< jtimon> another question about gitian, why are there signed and unsigned builds for win and osx in https://github.com/bitcoin-core/gitian.sigs ? (according to the guide it seems I should build and sign the unsigned ones)
< sipa> jtimon: because the signed ones require a key that is not public
< sipa> so people can build the unsigned one, compare results, then the person with the key can produce the detached signatures
< sipa> and then people can build the signed one from the earlier unsigned result plus downloaded detached signature
< gmaxwell> I am proud to work with people who come up with such slick procedures. :)
< jtimon> why do the signed ones require a key that's not public?
< gmaxwell> jtimon: signed in this case refers to the windows and apple code signing keys.
< gmaxwell> which are used to prevent ugly warning boxes on those OSes.
< gmaxwell> to anyone who pays the piper. :P
< jtimon> ohh, right
< jtimon> I'm having problems building osx, I think I did all well, https://0bin.net/paste/U+Sqgot+Xk0VO-kL#cQl5R4xNHgCBRNxC5IoHZd7aW-dPJKTNO2ghEPVm0rz
< sipa> jtimon: you don't have the MacOSX SDK
< sipa> tar: MacOSX10.11.sdk.tar.gz: Cannot stat: No such file or directory
< jtimon> oh, I thought it would download it by itself or something, I see
< sipa> no, it can't, license issues
< sipa> you need to register for an mac developer account, i think
< jtimon> I see, thanks again
< michagogo> Yep
< michagogo> You need to log into developer.apple.com
< michagogo> (You don't need the $99 membership, a free account is enough)
< michagogo> Then you need to download Xcode, and pull out the SDK directory from within that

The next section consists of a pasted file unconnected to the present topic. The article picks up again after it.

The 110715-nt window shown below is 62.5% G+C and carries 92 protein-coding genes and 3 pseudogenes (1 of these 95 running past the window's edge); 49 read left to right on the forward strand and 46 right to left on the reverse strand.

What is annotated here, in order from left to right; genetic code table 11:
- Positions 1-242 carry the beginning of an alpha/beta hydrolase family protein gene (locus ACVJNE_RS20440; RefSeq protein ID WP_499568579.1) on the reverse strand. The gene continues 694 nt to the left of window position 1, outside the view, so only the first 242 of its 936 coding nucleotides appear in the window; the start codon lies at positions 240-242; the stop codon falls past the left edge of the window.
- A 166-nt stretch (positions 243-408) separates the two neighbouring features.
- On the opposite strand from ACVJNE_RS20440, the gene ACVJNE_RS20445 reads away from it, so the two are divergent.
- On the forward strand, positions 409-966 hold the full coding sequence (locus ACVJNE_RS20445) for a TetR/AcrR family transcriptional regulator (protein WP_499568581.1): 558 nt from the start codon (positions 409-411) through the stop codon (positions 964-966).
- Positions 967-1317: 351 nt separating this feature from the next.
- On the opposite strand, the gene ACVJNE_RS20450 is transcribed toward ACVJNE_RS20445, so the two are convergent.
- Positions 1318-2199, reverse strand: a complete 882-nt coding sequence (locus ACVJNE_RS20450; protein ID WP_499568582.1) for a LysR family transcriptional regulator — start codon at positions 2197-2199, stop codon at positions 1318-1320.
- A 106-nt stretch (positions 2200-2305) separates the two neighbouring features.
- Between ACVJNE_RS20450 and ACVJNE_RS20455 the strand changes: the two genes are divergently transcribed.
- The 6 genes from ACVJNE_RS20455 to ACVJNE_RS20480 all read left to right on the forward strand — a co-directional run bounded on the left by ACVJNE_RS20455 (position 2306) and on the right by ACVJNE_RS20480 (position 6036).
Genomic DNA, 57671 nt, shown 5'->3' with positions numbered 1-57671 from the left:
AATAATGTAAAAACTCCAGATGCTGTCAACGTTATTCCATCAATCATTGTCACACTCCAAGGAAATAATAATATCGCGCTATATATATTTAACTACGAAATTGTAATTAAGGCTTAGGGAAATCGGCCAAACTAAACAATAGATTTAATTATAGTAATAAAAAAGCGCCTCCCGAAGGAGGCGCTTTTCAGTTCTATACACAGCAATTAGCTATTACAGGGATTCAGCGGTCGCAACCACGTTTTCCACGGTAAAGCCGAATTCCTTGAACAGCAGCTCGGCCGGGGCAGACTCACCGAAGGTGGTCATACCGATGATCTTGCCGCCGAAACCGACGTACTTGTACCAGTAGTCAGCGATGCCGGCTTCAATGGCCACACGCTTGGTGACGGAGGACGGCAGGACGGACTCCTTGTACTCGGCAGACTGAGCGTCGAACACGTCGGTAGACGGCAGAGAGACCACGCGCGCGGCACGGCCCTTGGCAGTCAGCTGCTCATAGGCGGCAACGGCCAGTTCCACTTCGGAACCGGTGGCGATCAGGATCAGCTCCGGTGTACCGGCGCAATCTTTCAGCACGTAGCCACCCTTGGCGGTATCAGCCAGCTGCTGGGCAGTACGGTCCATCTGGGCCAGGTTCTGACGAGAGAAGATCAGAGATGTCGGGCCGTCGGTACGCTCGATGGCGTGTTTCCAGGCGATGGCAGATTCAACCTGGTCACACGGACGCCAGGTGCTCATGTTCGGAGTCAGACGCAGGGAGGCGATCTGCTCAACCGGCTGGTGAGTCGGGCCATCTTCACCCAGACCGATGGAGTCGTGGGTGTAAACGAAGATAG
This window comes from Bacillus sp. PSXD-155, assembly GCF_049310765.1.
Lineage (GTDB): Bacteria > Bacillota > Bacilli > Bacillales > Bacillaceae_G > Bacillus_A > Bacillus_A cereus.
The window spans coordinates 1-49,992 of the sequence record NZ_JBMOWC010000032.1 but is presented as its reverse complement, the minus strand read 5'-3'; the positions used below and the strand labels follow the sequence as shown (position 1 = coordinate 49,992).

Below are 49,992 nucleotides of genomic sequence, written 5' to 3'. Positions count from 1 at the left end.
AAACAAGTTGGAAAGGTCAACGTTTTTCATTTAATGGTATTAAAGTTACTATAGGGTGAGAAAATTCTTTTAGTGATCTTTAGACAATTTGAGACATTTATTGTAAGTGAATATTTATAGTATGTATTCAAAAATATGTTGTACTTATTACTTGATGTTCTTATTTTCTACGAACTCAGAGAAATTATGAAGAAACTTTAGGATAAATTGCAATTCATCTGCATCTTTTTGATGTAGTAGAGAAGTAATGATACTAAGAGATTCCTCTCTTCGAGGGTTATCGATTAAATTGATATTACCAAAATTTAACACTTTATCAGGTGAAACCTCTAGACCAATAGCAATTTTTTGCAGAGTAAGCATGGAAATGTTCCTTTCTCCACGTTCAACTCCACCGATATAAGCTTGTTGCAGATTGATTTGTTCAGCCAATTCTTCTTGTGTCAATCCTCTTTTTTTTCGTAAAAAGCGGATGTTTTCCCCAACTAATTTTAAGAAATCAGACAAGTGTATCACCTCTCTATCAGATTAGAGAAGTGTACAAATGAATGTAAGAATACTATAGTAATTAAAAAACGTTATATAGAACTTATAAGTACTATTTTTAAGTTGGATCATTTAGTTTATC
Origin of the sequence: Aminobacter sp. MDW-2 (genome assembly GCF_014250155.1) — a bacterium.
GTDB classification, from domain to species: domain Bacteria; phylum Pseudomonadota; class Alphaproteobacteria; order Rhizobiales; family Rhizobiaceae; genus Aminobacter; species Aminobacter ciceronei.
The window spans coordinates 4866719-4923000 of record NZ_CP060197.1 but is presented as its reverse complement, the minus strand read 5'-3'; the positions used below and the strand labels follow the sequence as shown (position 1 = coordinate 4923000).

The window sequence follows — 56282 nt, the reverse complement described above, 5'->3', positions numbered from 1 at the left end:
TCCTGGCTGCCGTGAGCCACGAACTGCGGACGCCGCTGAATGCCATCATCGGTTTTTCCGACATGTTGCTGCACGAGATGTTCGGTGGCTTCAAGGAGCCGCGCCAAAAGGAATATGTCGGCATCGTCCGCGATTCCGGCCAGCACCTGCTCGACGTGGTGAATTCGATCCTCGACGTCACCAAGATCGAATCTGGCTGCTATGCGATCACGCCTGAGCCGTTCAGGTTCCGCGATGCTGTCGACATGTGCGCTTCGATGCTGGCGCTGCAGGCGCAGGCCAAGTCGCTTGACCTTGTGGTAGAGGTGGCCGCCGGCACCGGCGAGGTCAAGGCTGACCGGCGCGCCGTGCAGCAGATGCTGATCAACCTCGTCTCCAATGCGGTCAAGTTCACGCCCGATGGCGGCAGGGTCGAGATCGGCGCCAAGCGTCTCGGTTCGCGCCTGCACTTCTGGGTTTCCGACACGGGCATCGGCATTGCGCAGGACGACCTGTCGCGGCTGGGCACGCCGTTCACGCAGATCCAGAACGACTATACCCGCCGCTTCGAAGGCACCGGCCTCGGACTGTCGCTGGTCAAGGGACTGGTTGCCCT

< michagogo> Unfortunately that can only be done (as of the last I heard) on a Mac
< luke-jr> michagogo: I posted some doc to the git repo with non-Mac instructions IIRC
< michagogo> Oh, really?
< * michagogo> looks
< sipa> luke-jr: is it included in the bitcoin repo?
< sipa> +core
< luke-jr> sipa: yes ^
< luke-jr> "Alternatively, you can use 7zip and SleuthKit to extract the files one by one. The script contrib/macdeploy/extract-osx-sdk.sh automates this. First ensure the dmg file is in the current directory, and then run the script. You may wish to delete the intermediate 5.hfs file and MacOSX10.11.sdk (the directory) when you've confirmed the extraction succeeded." …
< michagogo> Ah, yes
< michagogo> Nice!
< michagogo> August?
< sipa> luke-jr: ok, thanks
< michagogo> Wow, I've been out of the loop for a long time.
< sipa> luke-jr: i remember you finding this, but i wasn't aware it actually got pred
< bitcoin-git> [bitcoin] luke-jr opened pull request #9642: [Hardfork] Safe block size limit (master...bip-blksize) https://github.com/bitcoin/bitcoin/pull/9642
< bitcoin-git> [bitcoin] kallewoof opened pull request #9643: [refactor] Remove using namespace <xxx> from wallet/ & util* (master...no-using-namespace-wallet-util) https://github.com/bitcoin/bitcoin/pull/9643
< bitcoin-git> [bitcoin] kallewoof opened pull request #9644: [refactor] Remove using namespace <xxx> from src/ (master...no-using-namespace-src) https://github.com/bitcoin/bitcoin/pull/9644